Sidney Poitier: The charming trailblazer who continually challenged stereotypes

IIf you want to know what middle-class white America made of Sidney Poitier, a good place to start is to welcome the Manhattan social characters Stockard Channing and Donald Sutherland to con artist Will Smith in the hit run. Six degrees of separation (1993). Smith plays Paul, a stranger who shows up at their door, saying he’s just been robbed and claiming to be Poitiers’ son. They are happy with it. He’s polite, charming, and well educated… just like his father – and he seems to have no threat to them. They are so glad that their generosity was spilled over him.

Poitier was the first black man to win an Academy Award for Best Actor for field lilies (1963). The star who made liberal white types, like those played by Channing and Sutherland, purrs happily about his performance and feels good about herself in the process. There is a tremendous moment in six degrees During which Smith gives a quick talk about the man he claims to be his father, and gives his white hosts a memorable history of exactly how Poitiers got to the top. This was a poverty-to-riches story of the most extreme kind.

The actor definitely came from very humble beginnings. Born prematurely in Miami in 1927, Poitier weighed just three pounds. He almost died at birth. His father was a poor farmer from the Bahamas who came to Florida to sell tomatoes. “Future Jackie Robinson” grew up so poor that – in Smith’s words – he “didn’t even have dirt”. When he first arrived in New York in 1943, he lived in the poorest conditions imaginable, living as a dishwasher and teaching himself how to read by studying newspapers.

From this unpromising start, he became one of the biggest box office celebrities in the United States. As biographer Aram Godsouzian wrote of Poitier, there was a long period in his career when he was “the only Hollywood icon of the racial enlightenment; no other black actor has ever won leading roles in major films.”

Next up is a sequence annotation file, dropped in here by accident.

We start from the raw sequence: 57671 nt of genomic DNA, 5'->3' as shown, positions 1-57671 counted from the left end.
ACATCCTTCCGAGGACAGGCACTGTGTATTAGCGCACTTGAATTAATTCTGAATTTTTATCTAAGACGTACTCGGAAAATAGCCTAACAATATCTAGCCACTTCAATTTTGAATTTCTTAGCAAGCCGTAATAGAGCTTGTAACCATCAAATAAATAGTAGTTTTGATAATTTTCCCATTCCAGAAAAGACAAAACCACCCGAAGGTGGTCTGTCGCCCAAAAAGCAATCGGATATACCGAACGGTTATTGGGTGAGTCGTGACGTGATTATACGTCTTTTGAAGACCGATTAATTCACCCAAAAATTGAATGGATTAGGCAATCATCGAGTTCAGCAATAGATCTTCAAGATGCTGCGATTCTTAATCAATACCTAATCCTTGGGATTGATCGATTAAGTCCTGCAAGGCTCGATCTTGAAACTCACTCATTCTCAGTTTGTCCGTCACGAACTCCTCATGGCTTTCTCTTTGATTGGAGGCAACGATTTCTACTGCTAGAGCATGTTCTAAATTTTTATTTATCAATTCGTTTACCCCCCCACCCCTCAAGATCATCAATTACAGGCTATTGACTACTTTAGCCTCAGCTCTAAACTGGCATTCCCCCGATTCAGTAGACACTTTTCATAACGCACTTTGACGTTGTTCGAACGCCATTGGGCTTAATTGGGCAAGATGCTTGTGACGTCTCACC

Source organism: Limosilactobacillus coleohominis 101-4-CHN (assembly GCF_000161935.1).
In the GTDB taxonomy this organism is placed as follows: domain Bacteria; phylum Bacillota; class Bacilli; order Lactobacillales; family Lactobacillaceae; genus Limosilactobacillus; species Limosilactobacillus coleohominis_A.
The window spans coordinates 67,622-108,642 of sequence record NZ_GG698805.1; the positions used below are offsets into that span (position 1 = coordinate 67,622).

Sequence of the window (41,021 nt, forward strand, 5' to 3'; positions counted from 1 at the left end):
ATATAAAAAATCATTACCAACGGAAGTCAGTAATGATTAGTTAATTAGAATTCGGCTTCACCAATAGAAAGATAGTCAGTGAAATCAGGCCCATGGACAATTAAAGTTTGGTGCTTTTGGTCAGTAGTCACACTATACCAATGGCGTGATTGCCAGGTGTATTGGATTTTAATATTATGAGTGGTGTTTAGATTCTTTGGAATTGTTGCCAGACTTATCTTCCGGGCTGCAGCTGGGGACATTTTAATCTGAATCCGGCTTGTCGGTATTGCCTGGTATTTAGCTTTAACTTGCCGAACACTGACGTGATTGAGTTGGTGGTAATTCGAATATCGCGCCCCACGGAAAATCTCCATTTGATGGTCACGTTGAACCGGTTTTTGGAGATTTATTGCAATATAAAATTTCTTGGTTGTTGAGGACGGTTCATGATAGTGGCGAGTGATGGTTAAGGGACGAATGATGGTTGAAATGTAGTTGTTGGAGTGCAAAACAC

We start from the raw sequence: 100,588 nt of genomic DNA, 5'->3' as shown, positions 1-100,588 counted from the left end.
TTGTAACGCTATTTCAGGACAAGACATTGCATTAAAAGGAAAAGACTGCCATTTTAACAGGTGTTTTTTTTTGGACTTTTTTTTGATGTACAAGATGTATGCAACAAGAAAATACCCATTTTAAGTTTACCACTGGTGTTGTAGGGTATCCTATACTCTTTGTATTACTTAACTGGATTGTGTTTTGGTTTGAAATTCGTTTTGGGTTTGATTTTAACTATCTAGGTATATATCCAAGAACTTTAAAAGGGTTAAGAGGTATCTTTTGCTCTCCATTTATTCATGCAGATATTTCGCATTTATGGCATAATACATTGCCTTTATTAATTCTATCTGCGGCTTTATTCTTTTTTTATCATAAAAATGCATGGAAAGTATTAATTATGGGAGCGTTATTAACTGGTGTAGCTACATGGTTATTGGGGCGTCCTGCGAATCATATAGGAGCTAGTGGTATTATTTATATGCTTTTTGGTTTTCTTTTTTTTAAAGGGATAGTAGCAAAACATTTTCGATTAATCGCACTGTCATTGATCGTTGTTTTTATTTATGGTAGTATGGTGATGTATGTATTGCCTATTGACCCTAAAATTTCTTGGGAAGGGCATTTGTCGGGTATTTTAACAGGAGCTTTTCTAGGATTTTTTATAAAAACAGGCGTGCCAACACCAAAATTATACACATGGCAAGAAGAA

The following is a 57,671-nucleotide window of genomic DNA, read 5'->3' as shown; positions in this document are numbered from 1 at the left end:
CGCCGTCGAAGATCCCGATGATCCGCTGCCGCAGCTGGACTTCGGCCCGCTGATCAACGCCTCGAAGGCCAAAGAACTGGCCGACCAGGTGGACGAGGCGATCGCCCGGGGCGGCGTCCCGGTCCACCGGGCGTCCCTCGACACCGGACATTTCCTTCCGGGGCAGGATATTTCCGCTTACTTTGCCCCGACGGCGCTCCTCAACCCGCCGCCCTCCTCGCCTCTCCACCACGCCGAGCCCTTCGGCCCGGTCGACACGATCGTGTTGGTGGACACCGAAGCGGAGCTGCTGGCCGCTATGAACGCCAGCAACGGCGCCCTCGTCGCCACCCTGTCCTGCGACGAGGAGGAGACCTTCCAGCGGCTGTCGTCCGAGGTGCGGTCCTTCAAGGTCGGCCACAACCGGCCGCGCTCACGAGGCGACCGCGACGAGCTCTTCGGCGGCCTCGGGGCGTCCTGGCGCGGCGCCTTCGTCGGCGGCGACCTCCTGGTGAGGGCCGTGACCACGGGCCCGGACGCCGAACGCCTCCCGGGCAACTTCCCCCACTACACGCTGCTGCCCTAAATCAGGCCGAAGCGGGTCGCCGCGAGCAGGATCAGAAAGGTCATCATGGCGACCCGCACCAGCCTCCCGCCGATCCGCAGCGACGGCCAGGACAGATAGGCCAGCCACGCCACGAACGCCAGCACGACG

In his films, Poitier often played protagonists deeply frustrated with the prejudices they encountered, but that frustration was always tempered. His characters were not trying to overthrow a racial system but rather to change it from within. His image, in Godsouzian’s words, was “associated with nonviolence and inclusion.” Director Stanley Kramer described him as “the only actor I’ve ever worked with who owns Marlon Brando’s range – From Pity to Superpower”. However, Poitier was rarely allowed to play wildLike the rebels who made Brando famous or to connect with your inner Stanley Kowalski. Even when he was portrayed as a delinquent young man in the Richard Brooks movie the black Forest (1955), it was surprising that he eventually emerged to the side of the authorities as exemplified by the exemplary school teacher played by Glenn Ford.

But the range of Poitiers was enormous. He played a journalist who investigates, and motivates, a US Navy destroyer captain who looks like Ahab (Richard Widmark) in James B Harris. Bedford incident (1965); He was a jazz lover in Paris blues (1961); A Moorish warrior king in the Vikings saga, tall ships (1964); Church minister in anti-apartheid drama, The cry of the beloved country (1951); And Simon of Cyrene was helping Jesus, Max von Sydow, in carrying his cross Greatest story ever told (1965). He can do a light romantic comedy (Guess who’s coming to dinner), social realism and action films. He even ventured into musicals, starring, albeit reluctantly and not doing his own singing, in Otto Preminger’s on-screen version. Porgy and Bass (1959).

Probably Poitier’s most famous role was when a fugitive convict was handcuffed to Tony Curtis in the Stanley Kramer film. the challenge (1958) and as Detective Virgil Tibbs in Norman Joyson in the heat of the night (1967), in which he starred opposite racist police chief Rod Steiger. Both were exciting but manipulative companion films where the two leading men overcame their massive initial feud and established a strong relationship.

Poitier was smart, good-looking, and effortlessly attractive. Critics sometimes ridiculed him for his perceived conformism—for not being more radical in his film choices. However, this was never his strategy. As the only black movie star of his era, he was a profound influence. By taking on a variety of roles, he was constantly challenging deeply entrenched stereotypes. He demanded recognition as an artist and would be deeply frustrated with those who tried to define him by his race. As in Will Smith’s monologue Six degrees of separation He testifies, in his own way, that Poitier was truly a pioneer. Smith is just one of many contemporary stars who owe him a huge debt.

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